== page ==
In our local papers, including today's New York Times, Kevin Burke, Chairman and Chief Executive Officer of Con Edison, has published a full-page open letter addressed to the hundreds of thousands of Queens residents who were recently without power for some nine days. Interestingly, Mr. Burke deliberately skirted words of apology, regret, or remorse. Rather, he expressed an "awareness" of the hardships faced and "gratitude" for our neighbors' "patience and strength." Burke assured that the utility would work to restore public "trust and confidence" and offered the following action plan:
Moving forward, I promise you that we will find out what caused this extraordinary series of events in our system, and we will repair, rebuild and improve the damaged infrastructure.Well, Mr. Burke, it seems that you won't need to look very far to uncover the outage's cause.
In a press release dated July 24, 2006, Attorney General Elliot Spitzer noted that the problems which precipitated the recent blackout were identical to those which plagued our City back in July of 1999; some seven years ago. In March of 2000, the AG's office identified the effects that intense heat had on the utility's underground cables and offered thirteen specific recommendations, none of which appear to have been implemented by the company since the report's original release. In particular, the AG suggested that Con Edison:
- develop a test for detecting equipment vulnerable to heat stress, overload or other sudden failure;
- establish a protocol for power grid management that includes mandatory reporting to local and state officials;
- improve crisis communications with customers, government and the public, including more accurate reporting of customer power loss and the time needed to bring customers back on line; and
- increase the amount the company pays customers for food and perishables ruined by lack of refrigeration, and compensate customers for appliances damaged by power outages.
With about $12 billion in annual revenues and $25 billion in assets, Con Edison is supposedly one of the nation's largest investor-owned energy companies providing electric, gas and steam service to more than 3 million customers in New York City and Westchester County. In view of the expansive breadth and scope of the company's reach, the utility's failure to heed the warnings of the late 1990's is completely indefensible and cause for concern. It strikes us as a deliberate act of neglect, omission or disregard that warrants pubic rebuke and reproach. And, unlike our City's Mayor--who recently suggested that the utility deserved our "thanks"--we believe there should be formal hearings and the utility's management held accountable (criminally and/or civilly) for the mishap. At a minimum, some penalty or sanction of a substantial nature should ensue.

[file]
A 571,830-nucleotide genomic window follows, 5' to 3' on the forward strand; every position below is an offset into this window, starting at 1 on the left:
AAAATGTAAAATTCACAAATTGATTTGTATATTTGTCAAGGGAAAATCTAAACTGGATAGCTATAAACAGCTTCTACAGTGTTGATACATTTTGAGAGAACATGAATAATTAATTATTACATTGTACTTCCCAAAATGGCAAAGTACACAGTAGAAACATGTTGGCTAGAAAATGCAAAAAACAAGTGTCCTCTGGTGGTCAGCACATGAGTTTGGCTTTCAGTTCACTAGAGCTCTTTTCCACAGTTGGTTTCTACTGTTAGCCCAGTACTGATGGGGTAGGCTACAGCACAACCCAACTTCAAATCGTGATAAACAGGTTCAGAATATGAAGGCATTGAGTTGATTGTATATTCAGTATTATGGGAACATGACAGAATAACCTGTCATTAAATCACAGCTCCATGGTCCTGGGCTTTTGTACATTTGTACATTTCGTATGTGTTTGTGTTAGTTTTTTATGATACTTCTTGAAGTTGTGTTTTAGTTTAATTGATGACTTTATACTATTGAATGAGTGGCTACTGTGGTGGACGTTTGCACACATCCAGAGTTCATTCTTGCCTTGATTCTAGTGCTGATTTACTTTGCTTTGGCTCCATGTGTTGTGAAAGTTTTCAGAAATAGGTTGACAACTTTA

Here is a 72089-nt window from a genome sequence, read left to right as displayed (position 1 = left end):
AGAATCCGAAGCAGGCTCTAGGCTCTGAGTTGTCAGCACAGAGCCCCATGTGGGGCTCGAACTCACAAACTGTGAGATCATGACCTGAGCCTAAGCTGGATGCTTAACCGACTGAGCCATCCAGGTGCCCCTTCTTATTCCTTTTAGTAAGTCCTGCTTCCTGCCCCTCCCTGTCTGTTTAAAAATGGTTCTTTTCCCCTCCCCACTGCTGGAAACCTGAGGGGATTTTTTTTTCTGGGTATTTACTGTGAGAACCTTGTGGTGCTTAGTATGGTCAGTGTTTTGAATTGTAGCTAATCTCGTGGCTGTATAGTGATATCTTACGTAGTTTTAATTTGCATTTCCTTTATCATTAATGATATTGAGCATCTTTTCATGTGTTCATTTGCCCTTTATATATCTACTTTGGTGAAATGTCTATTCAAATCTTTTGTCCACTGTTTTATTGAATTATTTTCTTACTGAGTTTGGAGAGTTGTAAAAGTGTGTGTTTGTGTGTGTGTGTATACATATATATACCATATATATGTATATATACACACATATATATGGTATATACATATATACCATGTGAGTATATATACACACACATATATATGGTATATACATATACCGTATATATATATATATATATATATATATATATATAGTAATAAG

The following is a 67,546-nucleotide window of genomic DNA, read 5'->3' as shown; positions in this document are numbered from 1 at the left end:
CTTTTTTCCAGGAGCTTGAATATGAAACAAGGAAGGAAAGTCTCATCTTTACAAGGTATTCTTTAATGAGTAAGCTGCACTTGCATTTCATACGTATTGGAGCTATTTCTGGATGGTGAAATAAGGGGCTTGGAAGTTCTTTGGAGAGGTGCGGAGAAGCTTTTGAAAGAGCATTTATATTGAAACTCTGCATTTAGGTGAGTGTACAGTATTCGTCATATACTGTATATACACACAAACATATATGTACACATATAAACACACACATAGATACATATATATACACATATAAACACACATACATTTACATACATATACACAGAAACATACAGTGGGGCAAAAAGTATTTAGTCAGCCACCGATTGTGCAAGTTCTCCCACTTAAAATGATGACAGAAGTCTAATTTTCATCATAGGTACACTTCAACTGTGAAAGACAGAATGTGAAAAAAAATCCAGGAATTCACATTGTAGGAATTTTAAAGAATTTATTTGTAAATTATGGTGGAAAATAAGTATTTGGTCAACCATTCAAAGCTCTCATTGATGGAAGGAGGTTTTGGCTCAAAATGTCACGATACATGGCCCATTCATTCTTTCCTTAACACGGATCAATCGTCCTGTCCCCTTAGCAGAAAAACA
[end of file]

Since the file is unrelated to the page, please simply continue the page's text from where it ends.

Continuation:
We're sorry, but expressing "gratitude" and proffering vague assurances that significant infrastructure problems will be addressed in the future (when they have been ignored in the past), just doesn't cut it.
For a copy of the Attorney General's press release, dated July 24, 2006, please click on the following link:
For a copy of the Attorney General's March 2000 report, entitled "Con Edison's July 1999 Electric Service Outage," please click on the following link:
The text of Mr. Burke's open letter follows:
To the Residents of Northwest Queens
The recent power outage in Queens was a painful ordeal for residents and businesses in the area. I am deeply aware of the many hardships you faced--disruption of daily routine, enduring the heat without air conditioning and the uncertainty as to when everyday life would resume. I am grateful for your patience and strength which were severely tested during the outage. While you endured, Con Edison worked hard to restore service, and we will strive to restore your trust and confidence in us.
I am proud of the men and women of Con Edison who work long hours under difficult conditions to serve New Yorkers every day. We thank the crews from other utilities that came to our aid when we needed it most. We also thank the City of New York, especially the Office of Emergency Management and the Police Department, and the Red Cross for providing much needed support services to residents in the area.
Moving forward, I promise you that we will find out what caused this extraordinary series of events in our system, and we will repair, rebuild and improve the damaged infrastructure.
In a crisis affecting thousands, it's easy to forget the Con Edison employees are committed to delivering energy safely and reliably every day. It is a commitment we take seriously.
Chairman and Chief Executive Officer